Bivariate Gaussian bridges : directional factorization of diffusion in Brownian bridge models
2014, Kranstauber, Bart, Safi, Kamran, Bartumeus, Frederic
In recent years high resolution animal tracking data has become the standard in movement ecology. The Brownian Bridge Movement Model (BBMM) is a widely adopted approach to describe animal space use from such high resolution tracks. One of the underlying assumptions of the BBMM is isotropic diffusive motion between consecutive locations, i.e. invariant with respect to the direction. Here we propose to relax this often unrealistic assumption by separating the Brownian motion variance into two directional components, one parallel and one orthogonal to the direction of the motion.
Our new model, the Bivariate Gaussian bridge (BGB), tracks movement heterogeneity across time. Using the BGB and identifying directed and non-directed movement within a trajectory resulted in more accurate utilisation distributions compared to dynamic Brownian bridges, especially for trajectories with a non-isotropic diffusion, such as directed movement or Lévy like movements. We evaluated our model with simulated trajectories and observed tracks, demonstrating that the improvement of our model scales with the directional correlation of a correlated random walk.
We find that many of the animal trajectories do not adhere to the assumptions of the BBMM. The proposed model improves accuracy when describing the space use both in simulated correlated random walks as well as observed animal tracks. Our novel approach is implemented and available within the “move” package for R.
Integrating animal movement with habitat suitability for estimating dynamic migratory connectivity
2018, van Toor, Mariëlle L., Kranstauber, Bart, Newman, Scott H., Prosser, Diann J., Takekawa, John Y., Technitis, Georgios, Weibel, Robert, Wikelski, Martin, Safi, Kamran
High-resolution animal movement data are becoming increasingly available, yet having a multitude of empirical trajectories alone does not allow us to easily predict animal movement. To answer ecological and evolutionary questions at a population level, quantitative estimates of a species’ potential to link patches or populations are of importance.
We introduce an approach that combines movement-informed simulated trajectories with an environment-informed estimate of the trajectories’ plausibility to derive connectivity. Using the example of bar-headed geese we estimated migratory connectivity at a landscape level throughout the annual cycle in their native range.
We used tracking data of bar-headed geese to develop a multi-state movement model and to estimate temporally explicit habitat suitability within the species’ range. We simulated migratory movements between range fragments, and calculated a measure we called route viability. The results are compared to expectations derived from published literature.
Simulated migrations matched empirical trajectories in key characteristics such as stopover duration. The viability of the simulated trajectories was similar to that of the empirical trajectories. We found that, overall, the migratory connectivity was higher within the breeding than in wintering areas, corroborating previous findings for this species.
We show how empirical tracking data and environmental information can be fused for meaningful predictions of animal movements throughout the year and even outside the spatial range of the available data. Beyond predicting migratory connectivity, our framework will prove useful for modelling ecological processes facilitated by animal movement, such as seed dispersal or disease ecology.
True navigation in migrating gulls requires intact olfactory nerves
2015-11-24, Wikelski, Martin, Arriero, Elena, Gagliardo, Anna, Holland, Richard A., Huttunen, Markku J., Juvaste, Risto, Mueller, Inge, Tertitski, Grigori, Thorup, Kasper, Wild, Martin, Alanko, Markku, Bairlein, Franz, Cherenkov, Alexander, Cameron, Alison, Flatz, Reinhard, Hannila, Juhani, Hüppop, Ommo, Kangasniemi, Markku, Kranstauber, Bart, Penttinen, Maija-Liisa, Safi, Kamran, Semashko, Vladimir, Schmid, Heidi, Wistbacka, Ralf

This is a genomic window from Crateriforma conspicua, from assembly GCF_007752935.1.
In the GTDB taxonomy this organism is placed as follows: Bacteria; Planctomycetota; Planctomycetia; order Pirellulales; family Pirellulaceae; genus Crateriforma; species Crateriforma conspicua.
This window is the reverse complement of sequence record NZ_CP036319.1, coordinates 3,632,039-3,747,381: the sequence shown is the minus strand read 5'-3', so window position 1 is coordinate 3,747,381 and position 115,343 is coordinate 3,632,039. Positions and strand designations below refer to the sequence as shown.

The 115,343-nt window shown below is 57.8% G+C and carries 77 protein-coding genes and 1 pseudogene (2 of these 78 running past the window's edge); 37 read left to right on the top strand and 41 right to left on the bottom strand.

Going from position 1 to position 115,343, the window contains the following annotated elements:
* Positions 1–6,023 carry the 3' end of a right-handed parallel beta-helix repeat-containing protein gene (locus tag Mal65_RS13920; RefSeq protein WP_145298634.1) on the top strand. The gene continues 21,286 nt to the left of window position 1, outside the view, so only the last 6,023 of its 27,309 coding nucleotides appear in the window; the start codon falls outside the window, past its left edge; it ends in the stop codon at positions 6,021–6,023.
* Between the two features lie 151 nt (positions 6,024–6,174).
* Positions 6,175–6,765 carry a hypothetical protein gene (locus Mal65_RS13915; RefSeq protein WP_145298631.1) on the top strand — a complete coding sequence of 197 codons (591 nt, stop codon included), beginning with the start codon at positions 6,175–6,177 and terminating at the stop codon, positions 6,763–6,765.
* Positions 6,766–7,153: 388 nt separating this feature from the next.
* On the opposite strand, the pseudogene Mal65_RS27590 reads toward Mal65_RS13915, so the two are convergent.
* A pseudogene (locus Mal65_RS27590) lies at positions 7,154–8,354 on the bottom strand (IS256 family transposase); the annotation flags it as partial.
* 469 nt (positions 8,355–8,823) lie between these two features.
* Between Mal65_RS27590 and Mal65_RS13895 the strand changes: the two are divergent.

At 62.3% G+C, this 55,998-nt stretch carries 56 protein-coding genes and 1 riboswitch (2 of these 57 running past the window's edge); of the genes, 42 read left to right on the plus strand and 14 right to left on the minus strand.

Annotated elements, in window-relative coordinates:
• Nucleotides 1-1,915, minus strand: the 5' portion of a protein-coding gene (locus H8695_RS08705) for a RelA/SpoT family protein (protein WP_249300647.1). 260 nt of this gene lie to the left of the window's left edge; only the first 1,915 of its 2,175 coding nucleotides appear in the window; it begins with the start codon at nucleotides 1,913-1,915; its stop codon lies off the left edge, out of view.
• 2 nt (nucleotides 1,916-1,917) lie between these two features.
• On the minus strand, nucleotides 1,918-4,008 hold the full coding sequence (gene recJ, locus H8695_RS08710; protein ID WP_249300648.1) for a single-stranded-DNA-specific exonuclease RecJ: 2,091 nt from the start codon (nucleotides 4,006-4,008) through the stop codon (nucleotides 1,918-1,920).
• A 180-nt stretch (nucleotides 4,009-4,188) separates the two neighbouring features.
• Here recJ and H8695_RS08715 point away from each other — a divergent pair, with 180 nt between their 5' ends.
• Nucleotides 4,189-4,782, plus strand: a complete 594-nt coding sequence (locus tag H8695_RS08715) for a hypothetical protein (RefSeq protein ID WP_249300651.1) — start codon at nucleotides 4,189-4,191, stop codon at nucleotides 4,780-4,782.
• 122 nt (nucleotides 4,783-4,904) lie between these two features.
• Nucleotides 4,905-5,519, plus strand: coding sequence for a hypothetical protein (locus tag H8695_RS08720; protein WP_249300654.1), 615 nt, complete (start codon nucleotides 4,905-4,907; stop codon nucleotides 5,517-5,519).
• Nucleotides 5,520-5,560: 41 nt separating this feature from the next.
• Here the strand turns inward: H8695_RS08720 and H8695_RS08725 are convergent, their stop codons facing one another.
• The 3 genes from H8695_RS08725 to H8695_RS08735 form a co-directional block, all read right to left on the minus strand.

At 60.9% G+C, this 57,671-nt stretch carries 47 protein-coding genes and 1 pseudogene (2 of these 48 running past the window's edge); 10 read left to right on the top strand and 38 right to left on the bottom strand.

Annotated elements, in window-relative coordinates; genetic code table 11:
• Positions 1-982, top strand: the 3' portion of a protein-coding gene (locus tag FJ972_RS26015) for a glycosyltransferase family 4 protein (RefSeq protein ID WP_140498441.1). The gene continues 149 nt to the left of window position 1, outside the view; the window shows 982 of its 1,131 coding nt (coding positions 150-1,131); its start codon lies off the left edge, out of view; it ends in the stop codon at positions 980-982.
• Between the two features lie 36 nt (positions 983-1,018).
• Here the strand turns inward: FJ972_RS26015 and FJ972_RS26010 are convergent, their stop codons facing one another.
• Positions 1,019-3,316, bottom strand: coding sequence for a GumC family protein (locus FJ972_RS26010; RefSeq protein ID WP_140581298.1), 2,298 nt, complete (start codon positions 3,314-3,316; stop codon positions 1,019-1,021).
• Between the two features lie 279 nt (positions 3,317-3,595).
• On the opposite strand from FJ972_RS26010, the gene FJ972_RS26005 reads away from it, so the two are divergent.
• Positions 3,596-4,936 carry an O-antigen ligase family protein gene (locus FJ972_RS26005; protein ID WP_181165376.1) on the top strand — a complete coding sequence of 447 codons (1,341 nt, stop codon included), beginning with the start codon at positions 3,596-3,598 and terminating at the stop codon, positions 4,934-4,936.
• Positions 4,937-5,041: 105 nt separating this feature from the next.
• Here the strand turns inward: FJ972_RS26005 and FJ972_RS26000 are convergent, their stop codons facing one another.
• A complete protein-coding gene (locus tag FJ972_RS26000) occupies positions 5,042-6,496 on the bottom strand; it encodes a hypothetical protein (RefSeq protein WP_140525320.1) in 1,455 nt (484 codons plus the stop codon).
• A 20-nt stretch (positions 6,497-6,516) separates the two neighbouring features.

During migratory journeys, birds may become displaced from their normal migratory route. Experimental evidence has shown that adult birds can correct for such displacements and return to their goal. However, the nature of the cues used by migratory birds to perform long distance navigation is still debated. In this experiment we subjected adult lesser black-backed gulls migrating from their Finnish/Russian breeding grounds (from >60°N) to Africa (to < 5°N) to sensory manipulation, to determine the sensory systems required for navigation. We translocated birds westward (1080 km) or eastward (885 km) to simulate natural navigational challenges. When translocated westwards and outside their migratory corridor birds with olfactory nerve section kept a clear directional preference (southerly) but were unable to compensate for the displacement, while intact birds and gulls with the ophthalmic branch of the trigeminal nerve sectioned oriented towards their population-specific migratory corridor. Thus, air-borne olfactory information seems to be important for migrating gulls to navigate successfully in some circumstances.
Flying with the wind : scale dependency of speed and direction measurements in modelling wind support in avian flight
2013, Safi, Kamran, Kranstauber, Bart, Cabot, David, Cruz, Sebastian, Proaño, Carolina, Waldenström, Jonas, Bengtsson, Daniel, Kays, Roland, Wikelski, Martin, Bohrer, Gil
Understanding how environmental conditions, especially wind, influence birds' flight speeds is a prerequisite for understanding many important aspects of bird flight, including optimal migration strategies, navigation, and compensation for wind drift. Recent developments in tracking technology and the increased availability of data on large-scale weather patterns have made it possible to use path annotation to link the location of animals to environmental conditions such as wind speed and direction. However, there are various measures available for describing not only wind conditions but also the bird's flight direction and ground speed, and it is unclear which is best for determining the amount of wind support (the length of the wind vector in a bird's flight direction) and the influence of cross-winds (the length of the wind vector perpendicular to a bird's direction) throughout a bird's journey.